Expert subcommittee member: Blue House exerted pressure for Samsung C&T-Cheil merger

Posted on : 2016-11-17 16:25 KST Modified on : 2019-10-19 20:29 KST
Prosecutors now seeking to determine nature of the relationship between Samsung and Choi Sun-sil
Members of MINBYUN-Lawyers for a Democratic Society hold an event opposing the merger between Samsung C&T and Cheil Industries
Members of MINBYUN-Lawyers for a Democratic Society hold an event opposing the merger between Samsung C&T and Cheil Industries

A member of the Voting Issues Expert Subcommittee at South Korea’s National Pension Service said that the Blue House and the Minister of Health and Welfare tried to persuade him to vote in favor of the merger of Samsung C&T and Cheil Industries last year.

Following the revelation that the Samsung Group donated 23.9 billion won (US$20.37 million) to the Mir Foundation and other organizations associated with Choi Sun-sil, the fact that the Blue House used its influence to help Samsung in its biggest challenge last year is likely to emerge as a key link in the investigation into bribery allegations involving President Park Geun-hye.

The Hankyoreh met with the member of the pension fund’s decision-making advisory board on Nov. 15. “I received a phone call from then Minister of Health and Welfare [Moon Hyung-pyo] asking me to vote in favor [of the merger]. I also got a call from someone I knew asking me to vote for it because that was what the Blue House wanted,” the subcommittee member said.

“My friend told me that the Blue House’s position was that I should vote in favor of the merger. If the merger was rejected, he said, the transfer of power at the Samsung Group would run into trouble, which might damage a company that is so important to the Korean economy. A few days later, I got another phone call to the same effect, again representing the Blue House’s position,” the subcommittee member said.

“I understood ‘the Blue House’ to mean Ahn Jong-beom, who was the Senior Secretary for Economic Affairs at the time,” the subcommittee member added.

Last year‘s merger between Cheil Industries and Samsung C&T occurred at a ratio of 1 to 0.35. This ratio was accused of favoring Cheil Industries, in which Samsung Electronics Vice Chairman Lee Jae-yong and other members of the Lee family hold a 42.19% share.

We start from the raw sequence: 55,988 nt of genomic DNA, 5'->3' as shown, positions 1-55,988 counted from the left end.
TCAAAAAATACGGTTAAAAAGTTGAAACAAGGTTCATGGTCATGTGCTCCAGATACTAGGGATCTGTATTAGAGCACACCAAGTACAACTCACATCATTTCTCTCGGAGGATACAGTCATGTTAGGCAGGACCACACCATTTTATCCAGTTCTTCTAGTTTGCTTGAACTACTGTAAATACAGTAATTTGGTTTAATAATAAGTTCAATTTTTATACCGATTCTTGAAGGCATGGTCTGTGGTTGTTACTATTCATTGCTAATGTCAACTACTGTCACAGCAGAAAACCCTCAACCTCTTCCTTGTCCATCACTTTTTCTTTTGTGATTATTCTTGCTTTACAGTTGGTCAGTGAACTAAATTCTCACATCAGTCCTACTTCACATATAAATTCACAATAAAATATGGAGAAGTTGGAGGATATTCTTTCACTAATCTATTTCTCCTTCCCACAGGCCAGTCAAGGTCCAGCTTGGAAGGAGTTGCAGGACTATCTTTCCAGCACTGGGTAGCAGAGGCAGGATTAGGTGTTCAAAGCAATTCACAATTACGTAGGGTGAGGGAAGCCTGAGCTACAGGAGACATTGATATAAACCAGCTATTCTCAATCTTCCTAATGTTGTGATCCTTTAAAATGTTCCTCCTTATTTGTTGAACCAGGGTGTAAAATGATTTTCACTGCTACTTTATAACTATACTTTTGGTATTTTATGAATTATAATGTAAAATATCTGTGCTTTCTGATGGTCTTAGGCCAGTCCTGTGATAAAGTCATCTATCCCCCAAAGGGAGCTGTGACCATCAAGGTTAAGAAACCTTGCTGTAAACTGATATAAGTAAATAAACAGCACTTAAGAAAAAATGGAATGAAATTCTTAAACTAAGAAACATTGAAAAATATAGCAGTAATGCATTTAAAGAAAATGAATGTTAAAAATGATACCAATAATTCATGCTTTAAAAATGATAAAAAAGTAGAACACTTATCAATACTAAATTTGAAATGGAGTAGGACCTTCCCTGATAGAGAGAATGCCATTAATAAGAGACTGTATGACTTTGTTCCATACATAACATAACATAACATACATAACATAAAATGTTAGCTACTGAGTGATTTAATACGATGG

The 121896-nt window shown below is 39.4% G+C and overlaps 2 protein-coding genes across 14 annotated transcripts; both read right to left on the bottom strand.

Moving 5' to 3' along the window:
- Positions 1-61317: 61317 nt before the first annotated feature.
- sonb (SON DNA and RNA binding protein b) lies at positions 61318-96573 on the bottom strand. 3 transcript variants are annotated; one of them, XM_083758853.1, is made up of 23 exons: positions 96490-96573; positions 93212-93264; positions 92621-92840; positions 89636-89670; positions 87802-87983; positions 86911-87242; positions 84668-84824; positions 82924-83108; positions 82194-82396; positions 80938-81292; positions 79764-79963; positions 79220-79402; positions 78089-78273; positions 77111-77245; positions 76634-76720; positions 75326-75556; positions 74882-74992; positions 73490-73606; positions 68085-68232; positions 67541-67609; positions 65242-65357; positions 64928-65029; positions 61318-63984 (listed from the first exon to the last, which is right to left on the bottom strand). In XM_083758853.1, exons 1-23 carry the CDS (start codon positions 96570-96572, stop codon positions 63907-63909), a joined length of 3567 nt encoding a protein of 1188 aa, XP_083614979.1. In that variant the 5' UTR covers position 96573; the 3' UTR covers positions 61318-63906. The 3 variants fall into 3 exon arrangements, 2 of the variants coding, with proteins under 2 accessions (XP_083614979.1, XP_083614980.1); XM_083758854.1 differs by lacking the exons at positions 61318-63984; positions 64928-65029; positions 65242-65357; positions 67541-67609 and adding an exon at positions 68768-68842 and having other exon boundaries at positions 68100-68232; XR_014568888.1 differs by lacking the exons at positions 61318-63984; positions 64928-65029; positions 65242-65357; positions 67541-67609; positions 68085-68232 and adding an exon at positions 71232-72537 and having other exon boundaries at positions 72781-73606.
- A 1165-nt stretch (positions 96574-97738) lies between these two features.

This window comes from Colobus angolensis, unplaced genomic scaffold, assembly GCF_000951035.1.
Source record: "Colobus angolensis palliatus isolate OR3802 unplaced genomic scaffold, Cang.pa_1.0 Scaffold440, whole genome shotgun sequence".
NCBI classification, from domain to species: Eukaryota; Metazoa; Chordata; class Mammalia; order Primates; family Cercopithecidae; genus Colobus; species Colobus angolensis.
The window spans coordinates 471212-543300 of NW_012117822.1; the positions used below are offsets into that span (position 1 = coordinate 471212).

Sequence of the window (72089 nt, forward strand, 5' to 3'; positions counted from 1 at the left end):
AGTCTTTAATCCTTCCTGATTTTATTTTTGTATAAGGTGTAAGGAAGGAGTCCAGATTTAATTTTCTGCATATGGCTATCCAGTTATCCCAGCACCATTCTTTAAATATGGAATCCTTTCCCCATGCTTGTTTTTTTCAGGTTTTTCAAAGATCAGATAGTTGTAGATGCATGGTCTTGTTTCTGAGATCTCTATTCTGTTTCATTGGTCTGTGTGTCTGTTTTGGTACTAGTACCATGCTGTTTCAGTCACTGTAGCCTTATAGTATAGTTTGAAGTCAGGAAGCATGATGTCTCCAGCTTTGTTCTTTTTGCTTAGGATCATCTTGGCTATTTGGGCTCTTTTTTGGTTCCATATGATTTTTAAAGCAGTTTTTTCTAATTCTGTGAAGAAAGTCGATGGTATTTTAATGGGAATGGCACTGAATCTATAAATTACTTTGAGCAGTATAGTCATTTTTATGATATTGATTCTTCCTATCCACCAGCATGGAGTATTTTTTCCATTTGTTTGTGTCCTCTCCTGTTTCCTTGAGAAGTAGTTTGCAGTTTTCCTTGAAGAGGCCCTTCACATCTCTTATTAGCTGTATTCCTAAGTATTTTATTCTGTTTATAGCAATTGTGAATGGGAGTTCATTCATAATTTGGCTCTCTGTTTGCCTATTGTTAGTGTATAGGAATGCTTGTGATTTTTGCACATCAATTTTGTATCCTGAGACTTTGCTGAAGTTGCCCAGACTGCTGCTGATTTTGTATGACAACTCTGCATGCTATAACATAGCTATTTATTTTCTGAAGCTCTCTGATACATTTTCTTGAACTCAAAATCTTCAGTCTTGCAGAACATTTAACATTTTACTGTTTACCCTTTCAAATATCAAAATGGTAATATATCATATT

The merger, which created a de facto holding company for the Samsung Group, was extremely important for Samsung. A stable transfer of management control over the group is only possible if Lee Jae-yong and other members of the family hold a large amount of stock.

The group’s plan ran into an obstacle when Elliott Management, an American hedge fund, aggressively opposed the merger, but Samsung C&T managed to pass the motion in a general meeting of stockholders on July 17 of the same year. The support of South Korea’s national pension fund (11.02%) was a decisive factor in gaining 69.5% support for the motion, which was just 2.8 percentage points above the two-thirds (66.7%) of the voting shares in attendance required to pass the motion.

At the time, the national pension fund supported the measure against the advice of a consulting firm it had hired. While the pension fund’s operating department has typically handed controversial issues over to its decision-making advisory board, it had its investment committee handle the decision about the merger.

“The fund appears to have reached its decision independently instead of sending the issue to the decision-making advisory board, which was likely to oppose the merger,” the board member said.